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England in West Indies 2022


Joe Root insists he has not put a timeframe on his future as England’s Test captain, but recognises the importance of getting a result on the upcoming tour of the Caribbean – a venue where England have won just one series since 1968.

Root was a notable survivor of the cull within England’s ranks in the wake of their desperate display in this winter’s Ashes. The team’s senior management, Ashley Giles, Chris Silverwood and Graham Thorpe, all paid for the 4-0 defeat with their jobs, while eight of the players who featured on the tour have also been sidelined, including two of England’s all-time greats in James Anderson and Stuart Broad.

However, Andrew Strauss, the team’s interim director of cricket, chose to back the man who singlehandedly carried England’s batting through a stellar year in 2021, even though he is already into his fifth year in the job and recently overtook his predecessor Alastair Cook as the most-capped man in the role.

“Clearly it was a disappointing tour and we massively underperformed,” Root told reporters on the eve of England’s departure for the Caribbean. “Off the back of it we have to use this opportunity for a fresh start. As Straussy’s mentioned, [it’s] a bit of a reset, and a real chance to take things forward. I’m very grateful that I’ve got the opportunity to do that as captain.”

Despite his excellent recent returns at No.4, from where he made 1708 runs at 66.00 in 2021, Root will be tasked with an extra level of responsibility against West Indies when he steps up to No.3. It is a position that he has previously been reluctant to embrace, notably when Trevor Bayliss was England’s head coach, but given that England lost a wicket inside the first ten overs in eight of their ten innings in the Ashes, he recognises that his team are in need of a more authoritative figure near the top of the order.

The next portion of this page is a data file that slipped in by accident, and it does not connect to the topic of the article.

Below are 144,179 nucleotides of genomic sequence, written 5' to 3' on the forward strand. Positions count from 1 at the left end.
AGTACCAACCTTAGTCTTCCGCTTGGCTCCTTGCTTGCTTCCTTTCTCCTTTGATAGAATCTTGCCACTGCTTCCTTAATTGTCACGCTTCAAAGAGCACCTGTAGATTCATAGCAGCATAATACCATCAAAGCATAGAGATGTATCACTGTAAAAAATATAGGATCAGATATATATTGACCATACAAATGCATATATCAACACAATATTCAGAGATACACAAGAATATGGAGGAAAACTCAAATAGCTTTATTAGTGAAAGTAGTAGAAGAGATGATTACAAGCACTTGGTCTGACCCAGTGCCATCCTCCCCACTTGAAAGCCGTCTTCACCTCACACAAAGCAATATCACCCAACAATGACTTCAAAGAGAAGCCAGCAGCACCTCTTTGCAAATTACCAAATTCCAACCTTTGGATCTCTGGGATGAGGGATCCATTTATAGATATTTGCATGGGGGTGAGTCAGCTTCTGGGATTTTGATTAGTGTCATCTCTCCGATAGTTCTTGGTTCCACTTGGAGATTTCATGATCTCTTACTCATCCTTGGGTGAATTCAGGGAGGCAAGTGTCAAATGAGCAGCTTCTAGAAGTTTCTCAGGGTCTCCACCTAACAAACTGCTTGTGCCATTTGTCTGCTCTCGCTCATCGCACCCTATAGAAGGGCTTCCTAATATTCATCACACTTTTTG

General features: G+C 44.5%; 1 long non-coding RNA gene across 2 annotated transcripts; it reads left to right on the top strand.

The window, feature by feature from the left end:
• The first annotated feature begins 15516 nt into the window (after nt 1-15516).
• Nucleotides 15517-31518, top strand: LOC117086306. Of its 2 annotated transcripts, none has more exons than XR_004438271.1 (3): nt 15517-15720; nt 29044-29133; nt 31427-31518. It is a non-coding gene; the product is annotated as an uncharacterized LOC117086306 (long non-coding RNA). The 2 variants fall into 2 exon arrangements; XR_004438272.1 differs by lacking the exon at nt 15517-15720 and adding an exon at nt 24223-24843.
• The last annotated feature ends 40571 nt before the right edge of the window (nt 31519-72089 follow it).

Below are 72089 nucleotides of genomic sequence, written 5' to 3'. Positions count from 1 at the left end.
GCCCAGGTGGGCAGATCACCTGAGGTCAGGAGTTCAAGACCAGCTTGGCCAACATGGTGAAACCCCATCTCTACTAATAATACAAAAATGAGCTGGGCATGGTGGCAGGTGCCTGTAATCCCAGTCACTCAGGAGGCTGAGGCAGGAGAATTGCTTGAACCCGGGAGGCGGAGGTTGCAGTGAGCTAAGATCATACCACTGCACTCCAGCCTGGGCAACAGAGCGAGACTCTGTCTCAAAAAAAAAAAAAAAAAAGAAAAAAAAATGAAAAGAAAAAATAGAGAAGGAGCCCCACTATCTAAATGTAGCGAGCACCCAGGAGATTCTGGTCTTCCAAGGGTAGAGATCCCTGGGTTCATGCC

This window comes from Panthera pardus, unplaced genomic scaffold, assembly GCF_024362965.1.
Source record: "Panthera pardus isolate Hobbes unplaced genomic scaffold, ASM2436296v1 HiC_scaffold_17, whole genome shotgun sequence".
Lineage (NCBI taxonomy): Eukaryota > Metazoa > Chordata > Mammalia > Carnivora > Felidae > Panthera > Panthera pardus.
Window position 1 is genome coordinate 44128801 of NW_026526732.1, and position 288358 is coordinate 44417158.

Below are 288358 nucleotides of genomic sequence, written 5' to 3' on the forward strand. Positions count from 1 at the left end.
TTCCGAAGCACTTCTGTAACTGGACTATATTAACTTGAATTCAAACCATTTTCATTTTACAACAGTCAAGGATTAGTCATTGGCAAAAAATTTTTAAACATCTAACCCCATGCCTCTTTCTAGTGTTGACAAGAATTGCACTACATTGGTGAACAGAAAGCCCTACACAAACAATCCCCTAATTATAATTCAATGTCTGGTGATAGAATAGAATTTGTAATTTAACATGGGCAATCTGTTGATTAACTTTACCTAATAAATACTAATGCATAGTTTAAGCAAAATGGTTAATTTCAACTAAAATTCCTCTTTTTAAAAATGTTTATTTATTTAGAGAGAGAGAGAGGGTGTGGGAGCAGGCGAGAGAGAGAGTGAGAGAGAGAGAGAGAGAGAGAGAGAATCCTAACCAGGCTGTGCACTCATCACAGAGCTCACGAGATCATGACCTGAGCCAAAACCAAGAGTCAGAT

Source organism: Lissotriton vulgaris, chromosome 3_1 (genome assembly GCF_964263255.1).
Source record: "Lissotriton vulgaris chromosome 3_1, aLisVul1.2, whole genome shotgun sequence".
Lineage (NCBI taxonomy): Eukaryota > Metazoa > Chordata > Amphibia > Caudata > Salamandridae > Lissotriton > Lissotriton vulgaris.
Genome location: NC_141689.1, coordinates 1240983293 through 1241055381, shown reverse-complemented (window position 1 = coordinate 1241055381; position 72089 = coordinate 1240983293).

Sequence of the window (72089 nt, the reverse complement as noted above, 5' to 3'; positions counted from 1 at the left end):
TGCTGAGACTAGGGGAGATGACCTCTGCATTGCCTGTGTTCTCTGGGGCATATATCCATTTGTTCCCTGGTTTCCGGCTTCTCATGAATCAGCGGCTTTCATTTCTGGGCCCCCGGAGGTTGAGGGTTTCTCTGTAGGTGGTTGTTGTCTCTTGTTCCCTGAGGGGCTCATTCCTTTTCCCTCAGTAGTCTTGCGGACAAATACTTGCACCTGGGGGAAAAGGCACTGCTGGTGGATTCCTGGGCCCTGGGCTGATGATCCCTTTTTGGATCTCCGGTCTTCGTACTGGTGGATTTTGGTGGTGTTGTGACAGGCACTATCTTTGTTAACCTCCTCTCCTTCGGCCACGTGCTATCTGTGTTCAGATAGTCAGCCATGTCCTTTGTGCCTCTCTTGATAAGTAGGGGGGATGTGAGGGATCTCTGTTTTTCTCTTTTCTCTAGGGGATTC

“I’ve expressed in the past that I prefer batting at four but I’m ready to take on three now,” Root said. “I feel I’m very comfortable in the way I’ve been playing and performing over the last year or so, and I think it’s the right fit for this team. To go and bat slightly higher up and, if we do lose an early wicket, support the openers, show a bit of leadership and responsibility and take the game on. Hopefully lay a bit of a platform to bat around.”

The numbers back up Root’s reticence – No.3 is the only top-six position in which he averages less than 40 (38.66), although he did make his career-best 254 in that role, against Pakistan in 2016. But, he added, after taking stock of England’s shortcomings in the Ashes, he recognised that there was more that even he could give to the team.

“I think, naturally, as you come back from a tour, you reflect and you look at how things could [have gone] differently,” he said. “I think that’s the best way I can help us become a better team.